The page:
Introduction to entropy

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This article is a non-technical introduction to the subject. For the main encyclopedia article, see Entropy.

The idea of "irreversibility" is central to the understanding of entropy. Everyone has an intuitive understanding of irreversibility (a dissipative process) - if one watches a movie of everyday life running forward and in reverse, it is easy to distinguish between the two. The movie running in reverse shows impossible things happening - water jumping out of a glass into a pitcher above it, smoke going down a chimney, water "unmelting" to form ice in a warm room, crashed cars reassembling themselves, and so on. The intuitive meaning of expressions such as "you can't unscramble an egg", "don't cry over spilled milk" or "you can't take the cream out of the coffee" is that these are irreversible processes. There is a direction in time by which spilled milk does not go back into the glass.

In thermodynamics, one says that the "forward" processes – pouring water from a pitcher, smoke going up a chimney, etc. – are "irreversible": they cannot happen in reverse, even though, on a microscopic level, no laws of physics would be violated if they did. All real physical processes involving systems in everyday life, with many atoms or molecules, are irreversible. For an irreversible process in an isolated system, the thermodynamic state variable known as entropy is always increasing. The reason that the movie in reverse is so easily recognized is because it shows processes for which entropy is decreasing, which is physically impossible. In everyday life, there may be processes in which the increase of entropy is practically unobservable, almost zero. In these cases, a movie of the process run in reverse will not seem unlikely. For example, in a 1-second video of the collision of two billiard balls, it will be hard to distinguish the forward and the backward case, because the increase of entropy during that time is relatively small. In thermodynamics, one says that this process is practically "reversible", with an entropy increase that is practically zero. The statement of the fact that the entropy of the Universe never decreases is found in the second law of thermodynamics.

In a physical system[clarification needed], entropy provides a measure of the amount of thermal energy that cannot be used to do work. In some other definitions of entropy[clarification needed], it is a measure of how evenly energy (or some analogous property) is distributed in a system. Work and heat are determined by a process that a system undergoes, and only occur at the boundary of a system. Entropy is a function of the state of a system, and has a value determined by the state variables of the system.[clarification needed]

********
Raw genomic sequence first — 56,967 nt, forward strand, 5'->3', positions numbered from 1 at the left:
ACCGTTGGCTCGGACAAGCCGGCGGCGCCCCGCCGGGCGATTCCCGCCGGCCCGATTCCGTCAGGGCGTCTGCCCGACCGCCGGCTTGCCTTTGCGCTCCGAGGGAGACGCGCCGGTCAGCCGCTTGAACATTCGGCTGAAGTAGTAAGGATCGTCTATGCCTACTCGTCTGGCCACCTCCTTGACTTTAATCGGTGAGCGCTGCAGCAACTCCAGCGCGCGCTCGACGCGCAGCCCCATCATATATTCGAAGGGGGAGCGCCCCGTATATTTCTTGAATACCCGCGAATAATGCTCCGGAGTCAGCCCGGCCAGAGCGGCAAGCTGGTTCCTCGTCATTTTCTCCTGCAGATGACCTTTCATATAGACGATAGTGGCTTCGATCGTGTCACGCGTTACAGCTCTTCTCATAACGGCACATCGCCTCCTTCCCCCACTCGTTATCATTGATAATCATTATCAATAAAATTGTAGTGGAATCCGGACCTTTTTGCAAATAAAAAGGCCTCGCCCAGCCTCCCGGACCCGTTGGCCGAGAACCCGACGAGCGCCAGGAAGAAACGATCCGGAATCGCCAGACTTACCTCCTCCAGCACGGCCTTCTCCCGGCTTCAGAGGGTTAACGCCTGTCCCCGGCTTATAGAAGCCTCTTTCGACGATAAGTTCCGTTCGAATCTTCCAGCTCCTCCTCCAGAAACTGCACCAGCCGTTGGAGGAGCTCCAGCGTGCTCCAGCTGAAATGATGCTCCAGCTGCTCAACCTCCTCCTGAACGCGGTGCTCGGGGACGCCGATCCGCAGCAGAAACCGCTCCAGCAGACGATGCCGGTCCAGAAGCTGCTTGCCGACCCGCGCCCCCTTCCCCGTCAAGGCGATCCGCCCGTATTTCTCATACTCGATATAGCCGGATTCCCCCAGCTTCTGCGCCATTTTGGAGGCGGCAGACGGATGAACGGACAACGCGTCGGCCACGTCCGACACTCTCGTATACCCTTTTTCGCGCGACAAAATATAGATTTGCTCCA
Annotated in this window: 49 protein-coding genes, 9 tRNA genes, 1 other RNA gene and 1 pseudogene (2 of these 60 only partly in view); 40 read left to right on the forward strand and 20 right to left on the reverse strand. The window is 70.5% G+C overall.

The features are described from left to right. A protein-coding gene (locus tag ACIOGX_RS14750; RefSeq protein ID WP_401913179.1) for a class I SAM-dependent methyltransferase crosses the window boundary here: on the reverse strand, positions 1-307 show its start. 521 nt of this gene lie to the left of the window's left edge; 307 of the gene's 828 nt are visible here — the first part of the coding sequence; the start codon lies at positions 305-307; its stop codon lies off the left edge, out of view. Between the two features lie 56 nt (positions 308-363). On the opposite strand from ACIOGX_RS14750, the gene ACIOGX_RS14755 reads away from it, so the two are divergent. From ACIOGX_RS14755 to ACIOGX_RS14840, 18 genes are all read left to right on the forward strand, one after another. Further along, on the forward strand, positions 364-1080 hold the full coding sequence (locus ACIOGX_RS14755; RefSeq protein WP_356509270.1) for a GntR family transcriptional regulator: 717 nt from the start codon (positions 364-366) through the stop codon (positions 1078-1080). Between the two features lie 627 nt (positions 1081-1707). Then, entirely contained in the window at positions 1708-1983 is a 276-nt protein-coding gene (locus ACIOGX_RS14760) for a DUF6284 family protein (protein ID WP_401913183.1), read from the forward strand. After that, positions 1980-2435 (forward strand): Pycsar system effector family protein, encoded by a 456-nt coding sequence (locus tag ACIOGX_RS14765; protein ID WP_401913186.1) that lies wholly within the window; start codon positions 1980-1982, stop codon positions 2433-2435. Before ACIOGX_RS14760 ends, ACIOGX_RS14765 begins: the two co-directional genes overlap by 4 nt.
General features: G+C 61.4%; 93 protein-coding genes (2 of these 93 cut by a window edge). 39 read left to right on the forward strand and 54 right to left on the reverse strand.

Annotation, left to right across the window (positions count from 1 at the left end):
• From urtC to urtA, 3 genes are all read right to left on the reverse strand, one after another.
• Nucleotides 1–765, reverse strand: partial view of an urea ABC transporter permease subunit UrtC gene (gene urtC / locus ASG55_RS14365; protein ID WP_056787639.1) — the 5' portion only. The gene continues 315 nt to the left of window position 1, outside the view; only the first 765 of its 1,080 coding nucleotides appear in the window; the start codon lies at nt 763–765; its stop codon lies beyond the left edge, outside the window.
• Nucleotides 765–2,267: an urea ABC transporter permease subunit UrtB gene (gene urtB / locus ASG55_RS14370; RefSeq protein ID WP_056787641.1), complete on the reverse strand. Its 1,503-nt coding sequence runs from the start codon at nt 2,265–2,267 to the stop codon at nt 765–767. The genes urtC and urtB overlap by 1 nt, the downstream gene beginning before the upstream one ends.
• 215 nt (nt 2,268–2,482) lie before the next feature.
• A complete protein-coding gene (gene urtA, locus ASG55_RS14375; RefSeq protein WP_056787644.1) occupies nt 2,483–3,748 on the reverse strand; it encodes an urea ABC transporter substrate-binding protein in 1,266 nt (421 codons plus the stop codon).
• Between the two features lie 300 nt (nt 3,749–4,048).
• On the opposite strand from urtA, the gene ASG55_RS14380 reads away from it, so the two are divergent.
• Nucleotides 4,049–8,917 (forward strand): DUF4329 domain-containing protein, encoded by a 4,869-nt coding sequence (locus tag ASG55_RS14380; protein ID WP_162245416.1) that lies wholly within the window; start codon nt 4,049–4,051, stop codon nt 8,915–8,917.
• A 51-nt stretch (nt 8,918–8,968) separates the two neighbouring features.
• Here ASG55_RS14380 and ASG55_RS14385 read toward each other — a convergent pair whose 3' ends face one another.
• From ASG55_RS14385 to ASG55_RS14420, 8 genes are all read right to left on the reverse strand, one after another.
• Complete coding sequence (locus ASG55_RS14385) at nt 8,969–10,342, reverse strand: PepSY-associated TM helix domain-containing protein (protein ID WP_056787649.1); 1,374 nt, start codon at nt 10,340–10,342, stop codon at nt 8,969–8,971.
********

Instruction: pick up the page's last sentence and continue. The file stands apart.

The concept of entropy is central to the second law of thermodynamics. The second law determines which physical processes can occur. For example, it predicts that the flow of heat from a region of high temperature to a region of low temperature is a spontaneous process – it can proceed along by itself without needing any extra external energy. When this process occurs, the hot region becomes cooler and the cold region becomes warmer. Heat is distributed more evenly throughout the system and the system's ability to do work has decreased because the temperature difference between the hot region and the cold region has decreased. Referring back to our definition of entropy, we can see that the entropy of this system has increased. Thus, the second law of thermodynamics can be stated to say that the entropy of an isolated system always increases, and such processes which increase entropy can occur spontaneously. The entropy of a system increases as its components have the range of their momentum and/or position increased.

The term entropy was coined in 1865 by the German physicist Rudolf Clausius, from the Greek words en-, "in", and trope "a turning", in analogy with energy.[1]

Explanation[edit]

The concept of thermodynamic entropy arises from the second law of thermodynamics. By this law of entropy increase it quantifies the reduction in the capacity of a system for change, for example heat always flows from a region of higher temperature to one with lower temperature until temperature becomes uniform or determines whether a thermodynamic process may occur.

Entropy is calculated in two ways, the first is the entropy change (ΔS) to a system containing a sub-system which undergoes heat transfer to its surroundings (inside the system of interest). It is based on the macroscopic relationship between heat flow into the sub-system and the temperature at which it occurs summed over the boundary of that sub-system. The second calculates the absolute entropy (S) of a system based on the microscopic behaviour of its individual particles. This is based on the natural logarithm of the number of microstates possible in a particular macrostate (W or Ω) called the thermodynamic probability. Roughly the probability of the system being in that state. In this sense it effectively defines entropy independently from its effects due to changes which may involve heat, mechanical, electrical, chemical energies etc. but also includes logical states such as information.

Following the formalism of Clausius, the first calculation can be mathematically stated as:[2]

{\rm \delta}S  = \frac{{\rm \delta}q}{T}.

Where δS is the change in entropy, δq is the heat added to the system, which holds only during a reversible process[why?], and T is temperature. If the temperature is allowed to vary, the equation must be integrated over the temperature path. This calculation of entropy change does not allow the determination of absolute value, only differences. In this context, the Second Law of Thermodynamics may be stated that for heat transferred over any valid process for any system, whether isolated or not,

{{\rm \delta}S} \ge {\frac{{\rm \delta}q}{T}}.

The second calculation defines entropy in absolute terms and comes from statistical mechanics. The entropy of a particular macrostate is defined to be Boltzmann's constant times the natural logarithm of the number of microstates corresponding to that macrostate, or mathematically